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Gaming Guru

Tim O'Reiley

Juror in Las Vegas Sands trial asks to be kept separate

14 May 2013

LAS VEGAS -- Jury deliberations in the Richard Suen case were interrupted on Monday afternoon after one of the jurors sent Clark County District Judge Rob Bare a note asking to be kept separate from the rest of the jury.

After talking behind closed doors with the female juror, who was otherwise unidentified, Bare sent the entire 12-member panel back into the deliberation room together. Attorneys for both Suen and Las Vegas Sands Corp., which employed him about a dozen years ago to help secure a gaming license in Macau, were also present.

Afterward, Bare did not disclose the details of the juror’s complaint but did send them back to the deliberation room together. However, he reread them a jury instruction about how to conduct themselves behind closed doors.

“It is your duty as jurors to consult with one another and to deliberate with a view toward reaching an agreement, if you can do so without violence to your individual judgment,” according to instruction number 47. It goes on to say that a juror “should not hesitate to change an opinion when convinced that it is erroneous,” yet not vote a particular way because of “the single fact that a majority of jurors, or any one of them, favor such a decision.”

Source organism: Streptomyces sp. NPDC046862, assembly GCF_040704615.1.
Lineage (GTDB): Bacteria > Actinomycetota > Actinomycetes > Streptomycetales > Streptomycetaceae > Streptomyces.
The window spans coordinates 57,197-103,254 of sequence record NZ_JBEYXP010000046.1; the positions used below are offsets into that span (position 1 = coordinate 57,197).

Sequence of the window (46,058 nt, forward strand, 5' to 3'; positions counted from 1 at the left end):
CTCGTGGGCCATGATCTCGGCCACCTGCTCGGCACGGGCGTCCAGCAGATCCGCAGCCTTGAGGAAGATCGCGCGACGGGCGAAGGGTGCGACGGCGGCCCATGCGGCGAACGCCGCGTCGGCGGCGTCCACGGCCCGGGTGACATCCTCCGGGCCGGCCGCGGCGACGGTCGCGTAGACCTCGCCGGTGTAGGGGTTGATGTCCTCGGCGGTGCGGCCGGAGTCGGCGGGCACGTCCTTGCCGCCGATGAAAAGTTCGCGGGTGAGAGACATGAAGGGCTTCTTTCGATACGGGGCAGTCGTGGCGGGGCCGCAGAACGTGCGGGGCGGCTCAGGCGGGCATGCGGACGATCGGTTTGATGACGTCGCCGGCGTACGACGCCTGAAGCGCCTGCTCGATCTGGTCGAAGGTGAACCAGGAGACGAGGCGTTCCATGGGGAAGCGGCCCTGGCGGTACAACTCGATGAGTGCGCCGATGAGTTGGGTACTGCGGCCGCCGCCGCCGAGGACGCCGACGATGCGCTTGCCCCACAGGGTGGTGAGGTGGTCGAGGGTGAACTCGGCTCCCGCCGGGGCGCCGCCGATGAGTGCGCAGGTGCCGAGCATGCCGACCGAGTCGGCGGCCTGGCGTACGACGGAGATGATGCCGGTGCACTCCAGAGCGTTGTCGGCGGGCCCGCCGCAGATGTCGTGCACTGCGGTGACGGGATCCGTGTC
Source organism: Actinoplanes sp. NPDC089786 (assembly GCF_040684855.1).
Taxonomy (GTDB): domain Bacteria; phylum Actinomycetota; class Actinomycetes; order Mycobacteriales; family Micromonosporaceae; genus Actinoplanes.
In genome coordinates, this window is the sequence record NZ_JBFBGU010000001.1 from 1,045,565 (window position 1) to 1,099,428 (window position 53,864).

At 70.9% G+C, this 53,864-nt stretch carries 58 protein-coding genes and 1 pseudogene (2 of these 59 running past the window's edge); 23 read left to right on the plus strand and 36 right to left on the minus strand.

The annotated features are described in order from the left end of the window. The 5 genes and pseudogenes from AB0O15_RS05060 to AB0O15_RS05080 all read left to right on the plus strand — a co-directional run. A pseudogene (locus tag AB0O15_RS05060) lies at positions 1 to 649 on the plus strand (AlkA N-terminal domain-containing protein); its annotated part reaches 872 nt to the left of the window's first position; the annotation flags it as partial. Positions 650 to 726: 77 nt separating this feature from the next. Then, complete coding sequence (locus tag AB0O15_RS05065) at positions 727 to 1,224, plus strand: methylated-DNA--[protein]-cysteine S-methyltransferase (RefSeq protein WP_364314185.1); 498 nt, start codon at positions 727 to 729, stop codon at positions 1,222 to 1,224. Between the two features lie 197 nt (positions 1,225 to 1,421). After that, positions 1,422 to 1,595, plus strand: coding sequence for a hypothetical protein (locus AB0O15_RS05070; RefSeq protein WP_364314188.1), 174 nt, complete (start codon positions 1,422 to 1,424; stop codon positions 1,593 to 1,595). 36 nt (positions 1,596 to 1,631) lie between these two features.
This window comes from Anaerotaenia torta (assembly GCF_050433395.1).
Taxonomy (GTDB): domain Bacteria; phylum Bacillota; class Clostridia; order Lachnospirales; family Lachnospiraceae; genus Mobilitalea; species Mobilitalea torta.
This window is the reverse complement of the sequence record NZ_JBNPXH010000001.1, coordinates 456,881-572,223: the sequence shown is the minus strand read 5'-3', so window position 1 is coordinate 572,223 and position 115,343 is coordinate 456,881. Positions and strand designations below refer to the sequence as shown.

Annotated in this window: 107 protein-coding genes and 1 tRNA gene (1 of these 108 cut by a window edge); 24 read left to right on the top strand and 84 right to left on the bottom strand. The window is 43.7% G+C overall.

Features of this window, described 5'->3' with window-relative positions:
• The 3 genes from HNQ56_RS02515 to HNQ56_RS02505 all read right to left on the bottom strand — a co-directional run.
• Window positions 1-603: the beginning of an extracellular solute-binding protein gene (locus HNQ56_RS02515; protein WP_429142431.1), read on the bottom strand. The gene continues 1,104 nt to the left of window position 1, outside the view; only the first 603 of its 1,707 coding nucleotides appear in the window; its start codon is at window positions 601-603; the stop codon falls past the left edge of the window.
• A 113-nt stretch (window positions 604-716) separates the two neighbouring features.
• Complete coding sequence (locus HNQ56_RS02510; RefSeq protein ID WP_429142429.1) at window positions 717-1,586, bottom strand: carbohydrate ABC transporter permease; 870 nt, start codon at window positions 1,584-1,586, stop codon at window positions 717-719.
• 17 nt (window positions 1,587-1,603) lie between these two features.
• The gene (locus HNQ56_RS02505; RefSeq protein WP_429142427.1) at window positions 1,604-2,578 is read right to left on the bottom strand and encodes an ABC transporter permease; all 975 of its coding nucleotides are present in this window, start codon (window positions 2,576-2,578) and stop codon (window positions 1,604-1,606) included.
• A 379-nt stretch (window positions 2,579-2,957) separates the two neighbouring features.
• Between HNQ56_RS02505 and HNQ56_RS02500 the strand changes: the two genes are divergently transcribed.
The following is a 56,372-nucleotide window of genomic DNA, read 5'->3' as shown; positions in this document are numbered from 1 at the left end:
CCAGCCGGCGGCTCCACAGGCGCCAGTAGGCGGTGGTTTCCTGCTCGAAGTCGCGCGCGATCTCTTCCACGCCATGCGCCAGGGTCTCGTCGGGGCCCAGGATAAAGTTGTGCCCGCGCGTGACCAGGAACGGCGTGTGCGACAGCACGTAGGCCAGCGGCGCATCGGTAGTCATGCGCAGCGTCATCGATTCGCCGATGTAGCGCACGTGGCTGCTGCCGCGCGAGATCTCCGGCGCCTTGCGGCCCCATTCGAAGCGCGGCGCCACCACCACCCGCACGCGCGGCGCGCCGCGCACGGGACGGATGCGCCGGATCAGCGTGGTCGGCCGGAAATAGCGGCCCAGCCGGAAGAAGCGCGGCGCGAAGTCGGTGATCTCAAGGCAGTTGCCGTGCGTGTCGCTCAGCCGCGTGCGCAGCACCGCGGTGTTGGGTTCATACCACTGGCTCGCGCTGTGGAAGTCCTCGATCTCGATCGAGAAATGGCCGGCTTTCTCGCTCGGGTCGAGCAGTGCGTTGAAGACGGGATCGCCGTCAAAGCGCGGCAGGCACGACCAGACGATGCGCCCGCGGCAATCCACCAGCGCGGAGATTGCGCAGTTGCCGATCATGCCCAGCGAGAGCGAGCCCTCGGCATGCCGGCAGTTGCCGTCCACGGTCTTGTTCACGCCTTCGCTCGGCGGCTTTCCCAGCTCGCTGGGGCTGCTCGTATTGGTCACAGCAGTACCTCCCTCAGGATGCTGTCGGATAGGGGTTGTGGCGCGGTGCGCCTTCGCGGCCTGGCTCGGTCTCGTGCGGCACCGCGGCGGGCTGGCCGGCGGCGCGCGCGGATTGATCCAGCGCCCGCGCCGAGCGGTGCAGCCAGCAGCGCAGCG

There was no disclosure of what views the juror had that caused the problem.

Suen has requested $328 million in a breach-of-contract case for consulting work he did for the company a dozen years ago that he says helped the company gain its lucrative position in Macau. The company has said Suen did not help at all and says it owes him nothing.

The trial started April 3 and the case went to the jury late Friday afternoon. Jurors have not deliberated over the weekend and have not deliberated into the evening.

Because this is a civil trial, either side wins with just nine votes. If either side gets from four to eight votes, the result is a hung jury.

A trial on the same issue five years ago resulted in a $43.8 million award for Suen on a much smaller request. Then, it was heard by an eight-member jury. The verdict was overturned in 2010 by the Nevada Supreme Court because of the use of hearsay evidence.